By striking an emotional chord with the consumer, ads can instill the sense that the company behind them has integrity, credibility, and authenticity. If an ad gives consumers the right feeling about the advertiser, they are far more likely to want to align themselves with it by buying a product or service from that brand. However, customer relationships cannot be built only on a general sense of authenticity alone. The ad must be relevant to the individual consumer and perceived as authentic to them personally.

The Positive Impact of Advertising

Another factor contributing to the challenge facing advertisers is a new, higher set of standards. Advertising has evolved beyond unsophisticated pop-ups, and in the process, consumers have grown accustomed to recommendation engines. Technology has primed people to expect advertising that is curated for them.

Amid such heightened expectations, relevance is the currency of engagement. Ads need to offer the consumer a relevant recommendation, teach, illuminate, or introduce something they were unaware of that may improve their daily life; in short, they should be intuitive and deliver an elevated advertising experience.

When ads are relevant, consumers actually enjoy them. Consider that 91 percent of the consumers Xandr surveyed said they appreciate brands that do anything to make their day easier. Another 77 percent said that the best brands improve their lives in ways they didn’t know they could.

Knowing that advertising can have a positive impact, Xandr asked consumers to estimate the percentage of ads they’ve seen anywhere in their lifetime that had a positive impact on them personally. On average, consumers had an extremely positive, memorable, life-altering, or highly impactful experience with 22 percent of the advertisements they were exposed to in their lifetime. Those consumers who had a positive experience with an ad were more likely to share on social media (17 percent), investigate the brand further (35 percent), make recommendations to friends and family (29 percent), and ultimately make purchases (27 percent).

The Solution

Advertisers, like consumers, want better, more meaningful advertising experiences. Xandr’s research showed that only 19 percent of marketers and agencies are extremely satisfied with the implementation and execution of their media strategy. Most see the kind of pivot that needs to take place; of those surveyed, 65 percent believe the fragmented media landscape requires a new marketing structure that places more focus on the audience than the content.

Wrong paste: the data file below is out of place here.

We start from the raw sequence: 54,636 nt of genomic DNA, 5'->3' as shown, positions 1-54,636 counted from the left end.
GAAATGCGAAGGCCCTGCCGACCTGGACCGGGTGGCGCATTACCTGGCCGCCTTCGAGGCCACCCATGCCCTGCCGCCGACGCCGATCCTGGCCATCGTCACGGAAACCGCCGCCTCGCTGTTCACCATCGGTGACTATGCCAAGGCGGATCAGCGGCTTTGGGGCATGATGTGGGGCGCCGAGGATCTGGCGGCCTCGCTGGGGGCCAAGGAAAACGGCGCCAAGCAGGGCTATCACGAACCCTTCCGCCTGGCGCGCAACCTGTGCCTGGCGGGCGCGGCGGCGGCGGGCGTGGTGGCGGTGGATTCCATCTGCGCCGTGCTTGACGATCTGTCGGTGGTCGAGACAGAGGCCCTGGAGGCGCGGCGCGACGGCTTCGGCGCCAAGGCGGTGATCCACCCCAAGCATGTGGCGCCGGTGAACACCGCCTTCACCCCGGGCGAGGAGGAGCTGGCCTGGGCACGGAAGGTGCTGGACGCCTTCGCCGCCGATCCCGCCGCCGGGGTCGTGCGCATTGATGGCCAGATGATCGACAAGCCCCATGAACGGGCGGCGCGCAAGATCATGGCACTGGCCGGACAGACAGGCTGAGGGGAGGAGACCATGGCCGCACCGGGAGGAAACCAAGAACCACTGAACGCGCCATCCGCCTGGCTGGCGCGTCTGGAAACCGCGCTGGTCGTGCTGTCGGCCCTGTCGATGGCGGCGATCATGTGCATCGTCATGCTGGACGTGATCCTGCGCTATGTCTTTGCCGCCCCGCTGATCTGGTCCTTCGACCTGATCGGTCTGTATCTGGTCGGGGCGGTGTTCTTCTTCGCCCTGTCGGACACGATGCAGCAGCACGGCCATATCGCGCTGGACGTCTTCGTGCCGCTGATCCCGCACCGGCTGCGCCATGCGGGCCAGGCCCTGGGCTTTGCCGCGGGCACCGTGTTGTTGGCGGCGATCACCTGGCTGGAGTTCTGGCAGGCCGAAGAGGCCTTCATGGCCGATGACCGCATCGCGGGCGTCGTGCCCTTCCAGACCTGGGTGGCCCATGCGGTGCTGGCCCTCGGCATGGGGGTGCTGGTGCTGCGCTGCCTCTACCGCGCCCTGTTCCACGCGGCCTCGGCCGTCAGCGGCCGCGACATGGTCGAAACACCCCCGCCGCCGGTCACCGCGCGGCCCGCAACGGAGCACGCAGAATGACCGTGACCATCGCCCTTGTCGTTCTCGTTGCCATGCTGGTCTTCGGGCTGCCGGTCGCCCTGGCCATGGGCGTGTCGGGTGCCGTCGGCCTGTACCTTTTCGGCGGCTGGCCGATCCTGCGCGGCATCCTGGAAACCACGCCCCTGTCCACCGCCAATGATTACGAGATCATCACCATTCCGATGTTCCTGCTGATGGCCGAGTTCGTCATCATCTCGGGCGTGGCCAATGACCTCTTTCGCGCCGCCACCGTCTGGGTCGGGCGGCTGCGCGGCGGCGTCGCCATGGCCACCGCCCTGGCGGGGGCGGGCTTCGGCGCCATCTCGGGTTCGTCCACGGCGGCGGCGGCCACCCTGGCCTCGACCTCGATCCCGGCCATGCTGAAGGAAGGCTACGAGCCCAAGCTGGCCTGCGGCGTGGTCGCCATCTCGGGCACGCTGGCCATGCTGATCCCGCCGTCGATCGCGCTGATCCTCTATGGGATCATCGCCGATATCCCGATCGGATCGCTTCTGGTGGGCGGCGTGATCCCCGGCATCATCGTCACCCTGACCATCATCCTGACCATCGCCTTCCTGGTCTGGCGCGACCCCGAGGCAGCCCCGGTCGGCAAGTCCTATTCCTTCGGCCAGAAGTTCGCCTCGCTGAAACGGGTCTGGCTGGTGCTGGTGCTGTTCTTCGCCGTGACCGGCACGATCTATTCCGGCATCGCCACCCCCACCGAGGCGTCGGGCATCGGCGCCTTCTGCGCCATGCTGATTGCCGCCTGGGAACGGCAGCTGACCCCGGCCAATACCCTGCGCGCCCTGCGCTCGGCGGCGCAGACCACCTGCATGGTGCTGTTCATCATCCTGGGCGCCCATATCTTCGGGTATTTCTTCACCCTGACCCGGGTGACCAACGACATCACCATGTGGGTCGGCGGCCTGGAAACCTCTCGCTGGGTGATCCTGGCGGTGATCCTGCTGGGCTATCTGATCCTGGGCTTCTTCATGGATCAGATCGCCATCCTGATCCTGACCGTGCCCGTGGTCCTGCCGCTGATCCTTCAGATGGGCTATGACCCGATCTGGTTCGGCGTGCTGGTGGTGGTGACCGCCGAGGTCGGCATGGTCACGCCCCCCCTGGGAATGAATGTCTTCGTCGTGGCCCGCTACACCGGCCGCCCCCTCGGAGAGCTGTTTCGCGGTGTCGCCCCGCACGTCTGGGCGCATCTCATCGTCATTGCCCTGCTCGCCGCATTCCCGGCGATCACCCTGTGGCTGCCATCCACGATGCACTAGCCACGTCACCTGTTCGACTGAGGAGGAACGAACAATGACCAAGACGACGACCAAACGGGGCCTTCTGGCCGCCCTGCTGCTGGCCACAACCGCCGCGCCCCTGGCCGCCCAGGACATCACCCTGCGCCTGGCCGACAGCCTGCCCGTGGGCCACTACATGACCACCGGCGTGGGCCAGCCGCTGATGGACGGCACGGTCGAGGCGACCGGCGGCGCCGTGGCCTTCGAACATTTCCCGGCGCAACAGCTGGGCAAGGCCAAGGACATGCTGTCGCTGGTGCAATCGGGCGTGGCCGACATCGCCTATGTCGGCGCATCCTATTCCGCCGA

The marketers surveyed were consistent in their view on the path forward. Fifty-six percent of agencies and marketers believe more advanced targeting solutions will drive optimal campaign delivery; 76 percent believe that media providers/platforms that offer advanced targeting techniques, delivering the right ad to the right consumer, are key in creating a better ad experience for users; and 71 percent believe that using advanced targeting techniques would improve advertising ROAS/ROI.

Data Privacy: Balancing Interests

As advertisers look to improve consumer experiences, the issue of data privacy remains. Nearly every consumer Xandr interviewed voiced concerns about seeing an ad for something they had purchased moments ago, or already decided they didn’t want to buy.

Despite these concerns, consumers do welcome the right messages. Relevance, in the right measure, can help overcome data concerns. The research showed that data concerns are largely outweighed by consumers’ interest in advertising that is relevant to them and shows them something new. More than half (53 percent) of consumers said they are okay with companies using their digital footprint in exchange for services or utility. Ultimately, it is a balancing act.

Dramatic changes in media consumption habits, brought about by the ubiquity of content and the fragmentation of consumers’ attention, have created an unprecedented challenge for advertisers. But they also present tremendous opportunity. The challenge of breaking through and capturing the attention of consumers who have finite time but limitless options has pushed the industry to the edge of a major shift — one that consumers are ready for and willing to embrace.

The industry recognizes that change is inevitable and that data and technology can solve many of the fundamental problems with the current state of advertising.

The key is relevance: precisely targeted messages that are personally relevant — and thoughtful — to the consumer and that reduce the number of ads that reach people who instinctively tune them out. Relevance can create elevated, impactful advertising experiences, and in doing so, help to overcome the industry’s looming challenge.

Jill Siegel is the director of research at Xandr. You can reach her at